Power and authority play a critical role in the process of social change in the Third World. The inter-ethnic group cleavage being basically political, the ethnic conflict is mainly the competition for power sharing and its management. The emergence of the problem may be due to the continued neglect or mishandling of the initial demands for linguistic accommodation, regional autonomy, inequitable treatment in educational or employment avenues turns the autonomists into secessionists.
In Sri Lanka the communalisation of politics and parochial loyalties have given rise to ethno-nationalistic tendencies. The issue of regional disparity has converged with cultural identities and the problem of sub-nationalism has become more acute, taking a dangerous shape at times. The ethnic conflicts have sharpened to the extent the Tamils aspire to exercise the right of national self-determination. Such tendency has not only weakened the process, but also resulted the emergence of the state as a primary factor in national unity. Therefore, in Sri Lanka, nationalism has been induced or 'Created' product instead of being a natural, evolutionary process.
Ethnic Crisis and its Implications in India
After the July 1983 riots, there was a massive support for Tamil militancy. The Tamil guerrillas in their separatist movement began to attack Sri Lankan security forces and others had opposed them. Hence, President Jayewardene perceived that his government was facing threats from within and outside the country, and that the chauvinistic sections of the Sinhala community, acting in collusion with the disgruntled elements in Sri Lankan ill-disciplined Army might overthrow his regime, also considering the Tamil sentiment in India (Tamilnadu), as a result of high toll of Tamil lives and property and gee-strategic importance of Sri Lanka to India's security. Sinhalese dominated government feared that India might intervene militarily as it did during East Pakistan crisis in 1971 and would work for Tamil cause. Till Indo-Sri Lanka peace agreement was signed, the fear of Indian domination has largely guided the diplomatic and politico-security decision-making in Sri Lanka. Thus, the UNP government sought military assistance from many extra-regional and anti-India regional powers to meet the crisis.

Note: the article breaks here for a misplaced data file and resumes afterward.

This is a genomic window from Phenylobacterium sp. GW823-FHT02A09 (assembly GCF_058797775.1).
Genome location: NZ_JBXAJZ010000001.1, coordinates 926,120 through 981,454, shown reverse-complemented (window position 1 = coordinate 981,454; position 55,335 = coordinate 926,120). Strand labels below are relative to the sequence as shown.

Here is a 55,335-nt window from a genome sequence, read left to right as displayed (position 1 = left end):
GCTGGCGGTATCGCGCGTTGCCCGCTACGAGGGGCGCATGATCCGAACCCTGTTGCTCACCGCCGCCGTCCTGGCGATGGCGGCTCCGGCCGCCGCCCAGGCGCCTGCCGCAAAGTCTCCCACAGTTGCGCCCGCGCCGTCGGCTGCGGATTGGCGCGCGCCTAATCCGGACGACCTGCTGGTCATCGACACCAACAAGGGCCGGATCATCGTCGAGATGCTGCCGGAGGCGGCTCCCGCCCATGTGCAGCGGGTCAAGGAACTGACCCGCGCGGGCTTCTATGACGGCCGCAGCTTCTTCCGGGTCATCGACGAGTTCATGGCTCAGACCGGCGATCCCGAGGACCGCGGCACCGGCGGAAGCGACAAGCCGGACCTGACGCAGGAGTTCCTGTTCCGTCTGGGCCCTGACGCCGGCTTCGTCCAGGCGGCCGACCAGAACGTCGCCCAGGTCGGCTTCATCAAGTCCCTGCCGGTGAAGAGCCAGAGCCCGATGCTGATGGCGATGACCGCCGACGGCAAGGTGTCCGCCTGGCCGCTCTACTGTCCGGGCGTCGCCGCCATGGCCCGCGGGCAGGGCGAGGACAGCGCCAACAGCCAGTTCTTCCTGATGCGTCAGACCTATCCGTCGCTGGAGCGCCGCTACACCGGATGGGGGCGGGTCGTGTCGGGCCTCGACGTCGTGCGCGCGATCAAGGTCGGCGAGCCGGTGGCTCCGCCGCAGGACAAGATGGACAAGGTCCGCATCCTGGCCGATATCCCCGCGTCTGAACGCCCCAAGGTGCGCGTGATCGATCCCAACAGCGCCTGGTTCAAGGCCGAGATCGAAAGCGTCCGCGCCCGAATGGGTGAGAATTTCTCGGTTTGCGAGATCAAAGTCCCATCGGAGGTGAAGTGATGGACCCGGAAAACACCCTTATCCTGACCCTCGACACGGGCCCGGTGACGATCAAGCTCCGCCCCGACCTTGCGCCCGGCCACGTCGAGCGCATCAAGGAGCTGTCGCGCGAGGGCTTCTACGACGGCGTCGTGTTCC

The ethnic conflict between Sinhalese and Tamils during the last two decades not only affected the stability of the Island nation, but also had serious implications on India in regard to her socio-political, economic and military interests. The antagonism between the Sinhalese and Tamils led to several communal riots since 1956, when Sinhala was made the only official language. But, the riot in July 1983 and subsequent ethnic conflicts in Sri Lanka had greatly affected India's internal political stability. Implications for the Indian political stability could be seen at that time when the people of Tamil Nadu organising bandhs and other political agitations urged the government of India to intervene militarily in Sri Lanka to save the Tamil cause there. This was one of the reasons for India to recognise the Tamil problem in Sri Lanka.
Since the outbreak of July 1983 riots in Sri Lanka, Indo-Sri Lankan relations were marked by mutual distrust and suspicion. This was evident, when the Sri Lankan government suffering from small power complex and fear of Indian invasion or India phobia sought military assistance from many pro-western countries including the USA to save the government. Moreover, the Sri Lankan government repeatedly warned the people of Sri Lanka that India might militarily intervene for the Tamil cause,' as it did during East Pakistan crisis in 1971. On the other hand, India remained suspicious about the Sri Lankan government's motives as India regarded Sri Lanka as lying within its defence perimeter. Therefore, India made every effort to maintain the existing balance of power in the South Asian region.
Peace Efforts by India
India had been observing the emerging situation in Sri Lanka with great concern. India is the most seriously and directly affected neighbouring country due to the Sri Lankan ethnic crisis. The refugee problem was not only an economic burden but also social, economic and political tensions within Tamil Nadu and other part of India. As a result, India made some efforts to settle the Sri Lankan ethnic crisis.